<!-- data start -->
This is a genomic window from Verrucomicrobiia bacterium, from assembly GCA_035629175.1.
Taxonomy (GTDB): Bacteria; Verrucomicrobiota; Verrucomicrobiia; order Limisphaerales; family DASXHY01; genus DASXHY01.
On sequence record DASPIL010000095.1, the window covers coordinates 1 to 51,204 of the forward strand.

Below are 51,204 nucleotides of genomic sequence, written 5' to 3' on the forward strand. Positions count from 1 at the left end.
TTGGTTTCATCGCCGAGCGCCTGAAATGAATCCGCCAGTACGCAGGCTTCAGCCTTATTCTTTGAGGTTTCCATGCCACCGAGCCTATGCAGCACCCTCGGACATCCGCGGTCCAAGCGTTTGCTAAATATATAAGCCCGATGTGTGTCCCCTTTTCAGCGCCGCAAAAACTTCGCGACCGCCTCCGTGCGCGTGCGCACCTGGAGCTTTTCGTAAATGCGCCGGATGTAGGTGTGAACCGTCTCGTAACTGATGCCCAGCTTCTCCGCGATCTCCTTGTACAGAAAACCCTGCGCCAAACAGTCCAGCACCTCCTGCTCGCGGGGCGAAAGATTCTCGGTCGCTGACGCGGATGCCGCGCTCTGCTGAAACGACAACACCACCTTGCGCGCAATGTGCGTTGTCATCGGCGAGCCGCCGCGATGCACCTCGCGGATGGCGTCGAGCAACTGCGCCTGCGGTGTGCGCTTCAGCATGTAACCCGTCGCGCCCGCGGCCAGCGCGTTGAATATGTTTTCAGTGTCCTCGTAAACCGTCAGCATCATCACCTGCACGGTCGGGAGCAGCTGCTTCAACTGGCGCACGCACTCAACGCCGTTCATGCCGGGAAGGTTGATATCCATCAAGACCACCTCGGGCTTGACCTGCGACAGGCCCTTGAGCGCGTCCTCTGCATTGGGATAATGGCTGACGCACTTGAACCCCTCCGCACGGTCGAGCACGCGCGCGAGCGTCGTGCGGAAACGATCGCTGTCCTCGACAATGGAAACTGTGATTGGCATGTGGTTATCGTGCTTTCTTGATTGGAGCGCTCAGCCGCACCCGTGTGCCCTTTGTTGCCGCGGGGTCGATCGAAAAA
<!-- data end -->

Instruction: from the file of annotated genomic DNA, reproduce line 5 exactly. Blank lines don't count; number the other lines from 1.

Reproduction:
TTGGTTTCATCGCCGAGCGCCTGAAATGAATCCGCCAGTACGCAGGCTTCAGCCTTATTCTTTGAGGTTTCCATGCCACCGAGCCTATGCAGCACCCTCGGACATCCGCGGTCCAAGCGTTTGCTAAATATATAAGCCCGATGTGTGTCCCCTTTTCAGCGCCGCAAAAACTTCGCGACCGCCTCCGTGCGCGTGCGCACCTGGAGCTTTTCGTAAATGCGCCGGATGTAGGTGTGAACCGTCTCGTAACTGATGCCCAGCTTCTCCGCGATCTCCTTGTACAGAAAACCCTGCGCCAAACAGTCCAGCACCTCCTGCTCGCGGGGCGAAAGATTCTCGGTCGCTGACGCGGATGCCGCGCTCTGCTGAAACGACAACACCACCTTGCGCGCAATGTGCGTTGTCATCGGCGAGCCGCCGCGATGCACCTCGCGGATGGCGTCGAGCAACTGCGCCTGCGGTGTGCGCTTCAGCATGTAACCCGTCGCGCCCGCGGCCAGCGCGTTGAATATGTTTTCAGTGTCCTCGTAAACCGTCAGCATCATCACCTGCACGGTCGGGAGCAGCTGCTTCAACTGGCGCACGCACTCAACGCCGTTCATGCCGGGAAGGTTGATATCCATCAAGACCACCTCGGGCTTGACCTGCGACAGGCCCTTGAGCGCGTCCTCTGCATTGGGATAATGGCTGACGCACTTGAACCCCTCCGCACGGTCGAGCACGCGCGCGAGCGTCGTGCGGAAACGATCGCTGTCCTCGACAATGGAAACTGTGATTGGCATGTGGTTATCGTGCTTTCTTGATTGGAGCGCTCAGCCGCACCCGTGTGCCCTTTGTTGCCGCGGGGTCGATCGAAAAA